There is a known link between sleep apnea and bedwetting.
While not every person with sleep apnea will wet the bed, and not every person who wets the bed will have sleep apnea, a relationship has been found between the two conditions which had led experts to be confident that a sleep apnea problem can directly influence bedwetting.
A person who has sleep apnea suffers from difficulty in breathing whilst asleep.
This leads to disrupted sleep patterns as well as a shifting of focus for the brain.
Where normally the brain would be at rest when a person is sleeping and thus able to direct resources to controlling bodily functions like bladder control, the brain’s of people with sleep apnea are working overtime just to take in oxygen.
This removes the brain’s energy away from basic bladder control and can bring about a resulting loss of control of the bladder; or a wet bed.
Sleep Apnea in Children
Sleep apnea is often seen in adults who are overweight.
However this is not the only cause of this all too common sleep condition.
In children, sleep apnea and snoring can come about if the adenoids or tonsils are enlarged, because the airways become blocked. Your doctor can advise whether these common issues are contributing to sleeping difficulties in your child.
A common procedure carried out on children is a removal of the enlarged tonsils and adenoids so that the airways can be cleared.
This not only improves the breathing of the child, but can bring about a total end to bedwetting if the cause of bedwetting was directly related to sleep apnea and breathing difficulties during sleep.
These two procedures are called a tonsillectomy (tonsil removal) and adenoidectomy (removal of the adenoids).
These procedures are not carried out solely to stop a bedwetting problem, but instead to resolve a sleep apnea problem. This may or may not improve the situation with a child wetting the bed, but is a first step to take in the process (and important for overall health).
Your doctor will be able to conduct diagnostic sleeping tests on your child to determine whether there is in fact sleep apnea occurring, and whether it could be a contributing factor – or even a direct cause – of your child’s bedwetting problem.
Sleep Apnea and Bedwetting in Adults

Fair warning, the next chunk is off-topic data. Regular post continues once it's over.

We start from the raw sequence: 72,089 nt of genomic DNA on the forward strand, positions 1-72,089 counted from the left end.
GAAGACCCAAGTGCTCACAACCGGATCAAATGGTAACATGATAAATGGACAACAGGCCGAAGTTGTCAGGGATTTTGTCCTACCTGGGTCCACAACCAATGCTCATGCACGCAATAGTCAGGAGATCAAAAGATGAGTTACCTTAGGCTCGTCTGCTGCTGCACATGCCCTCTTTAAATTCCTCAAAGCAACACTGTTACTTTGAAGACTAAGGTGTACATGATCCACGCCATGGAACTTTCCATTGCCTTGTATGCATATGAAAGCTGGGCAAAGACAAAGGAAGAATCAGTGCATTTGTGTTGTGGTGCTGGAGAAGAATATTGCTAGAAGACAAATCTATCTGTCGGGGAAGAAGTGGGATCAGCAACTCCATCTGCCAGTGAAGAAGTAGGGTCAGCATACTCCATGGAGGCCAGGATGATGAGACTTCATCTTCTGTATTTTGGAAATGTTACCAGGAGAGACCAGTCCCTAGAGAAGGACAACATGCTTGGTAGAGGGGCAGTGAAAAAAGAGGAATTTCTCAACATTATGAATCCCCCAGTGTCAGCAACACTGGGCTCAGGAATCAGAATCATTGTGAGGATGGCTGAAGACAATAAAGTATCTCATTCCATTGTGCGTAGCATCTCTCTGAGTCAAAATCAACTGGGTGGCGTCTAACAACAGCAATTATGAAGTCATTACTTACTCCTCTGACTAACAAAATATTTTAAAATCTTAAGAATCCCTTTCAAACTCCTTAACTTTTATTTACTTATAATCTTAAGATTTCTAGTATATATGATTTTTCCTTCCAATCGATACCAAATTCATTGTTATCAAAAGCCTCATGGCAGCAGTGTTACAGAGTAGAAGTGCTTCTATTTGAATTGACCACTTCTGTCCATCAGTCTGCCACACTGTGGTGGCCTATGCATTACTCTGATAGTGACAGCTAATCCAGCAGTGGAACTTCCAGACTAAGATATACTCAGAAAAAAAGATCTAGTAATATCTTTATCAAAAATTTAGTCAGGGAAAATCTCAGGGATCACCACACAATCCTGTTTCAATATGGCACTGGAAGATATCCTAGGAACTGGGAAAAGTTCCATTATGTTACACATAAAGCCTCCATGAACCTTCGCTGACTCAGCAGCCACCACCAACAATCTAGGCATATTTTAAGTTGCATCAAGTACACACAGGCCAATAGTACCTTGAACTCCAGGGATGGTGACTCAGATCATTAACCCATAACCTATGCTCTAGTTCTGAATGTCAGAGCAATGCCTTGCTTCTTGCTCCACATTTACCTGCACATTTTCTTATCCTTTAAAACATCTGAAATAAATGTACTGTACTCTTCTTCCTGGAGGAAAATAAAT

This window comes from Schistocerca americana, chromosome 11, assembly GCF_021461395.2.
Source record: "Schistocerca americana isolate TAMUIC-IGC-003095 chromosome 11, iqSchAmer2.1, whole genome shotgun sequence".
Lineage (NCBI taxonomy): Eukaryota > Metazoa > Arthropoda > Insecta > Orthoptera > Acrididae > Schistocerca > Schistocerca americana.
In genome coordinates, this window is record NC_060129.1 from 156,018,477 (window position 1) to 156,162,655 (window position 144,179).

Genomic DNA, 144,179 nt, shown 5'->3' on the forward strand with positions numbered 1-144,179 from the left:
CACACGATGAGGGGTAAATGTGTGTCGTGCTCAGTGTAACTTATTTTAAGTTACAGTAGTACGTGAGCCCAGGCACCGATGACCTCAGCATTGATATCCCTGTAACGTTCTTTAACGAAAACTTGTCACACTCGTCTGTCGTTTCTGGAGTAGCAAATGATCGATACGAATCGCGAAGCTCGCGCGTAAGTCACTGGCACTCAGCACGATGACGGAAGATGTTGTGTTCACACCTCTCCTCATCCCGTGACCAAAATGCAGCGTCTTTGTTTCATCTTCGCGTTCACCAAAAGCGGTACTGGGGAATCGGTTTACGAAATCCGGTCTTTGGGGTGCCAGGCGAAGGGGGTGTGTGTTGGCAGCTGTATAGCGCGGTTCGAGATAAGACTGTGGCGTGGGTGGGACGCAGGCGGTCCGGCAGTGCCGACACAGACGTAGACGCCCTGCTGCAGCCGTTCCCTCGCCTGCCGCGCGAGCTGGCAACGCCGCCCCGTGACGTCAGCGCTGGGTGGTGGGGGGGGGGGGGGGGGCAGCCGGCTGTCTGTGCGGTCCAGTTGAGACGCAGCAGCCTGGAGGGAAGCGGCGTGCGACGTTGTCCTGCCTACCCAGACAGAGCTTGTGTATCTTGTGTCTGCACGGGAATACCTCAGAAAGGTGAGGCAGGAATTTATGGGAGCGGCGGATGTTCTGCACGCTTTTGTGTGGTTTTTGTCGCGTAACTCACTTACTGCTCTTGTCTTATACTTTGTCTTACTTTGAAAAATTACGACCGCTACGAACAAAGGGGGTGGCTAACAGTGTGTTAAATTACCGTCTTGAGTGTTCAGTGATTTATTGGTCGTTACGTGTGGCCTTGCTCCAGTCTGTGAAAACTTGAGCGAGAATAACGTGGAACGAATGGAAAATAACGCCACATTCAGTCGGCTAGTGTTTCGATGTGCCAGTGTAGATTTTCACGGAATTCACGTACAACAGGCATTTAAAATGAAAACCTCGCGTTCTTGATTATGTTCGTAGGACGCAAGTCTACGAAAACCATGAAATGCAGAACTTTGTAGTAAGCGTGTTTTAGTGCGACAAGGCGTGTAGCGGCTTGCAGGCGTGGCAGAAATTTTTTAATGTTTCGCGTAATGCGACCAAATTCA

Sleep apnea has the effect of sending a signal to the brain to jolt the body awake, because the bloodstream and the brain are not receiving enough oxygen due to a blockage of the airways during sleep. This “flight” response then results in the brain receiving a signal to empty the bladder of fluids. What results then, is involuntary urination just before waking up.
What Can You Do About Sleep Apnea?
If you suffer from sleep apnea, or suspect that you or your child does, seeing a doctor and arranging a sleep diagnostic test is the best place to start.
Because sleep apnea can have such a negative effect on all aspects of life (without quality sleep, mental and physical health suffers), getting a diagnosis and treating the problem is vital. Fixing a bedwetting problem that is being brought upon by sleep apnea is of course a motivating factor – but so should be the rest of your or your child’s health.
There are many treatment options for sleep apnea in both adults and children, ranging from lifestyle improvements such as exercise to reduce weight, to devices that can be worn while sleeping which help to open the airways.
The path you take to fix your sleep apnea, or to stop it happening in your child, will depend on how severe the problem is as determined by your doctor.
Outcomes For Bedwetting When You Treat Sleep Apnea
The good news is that if you believe your child’s bedwetting problem is being caused by sleep apnea, addressing the underlying sleep disorder problem will go a long way to potentially permanently curing the bedwetting issue as well.
If a child is still regularly wetting the bed after a sleeping disorder or physical health issue is diagnosed and treated, then it’s time to take additional steps to address the bedwetting issue directly.
This can include trialing the use of a bedwetting alarm, which is a simple, affordable and non-invasive way of training the brain to wake up during the night when a person has the urge to urinate. It is certainly worth a try, with millions of people using these low cost alarms and seeing success. We’ve reviewed all the top bedwetting alarms available which you can browse through in our reviews section.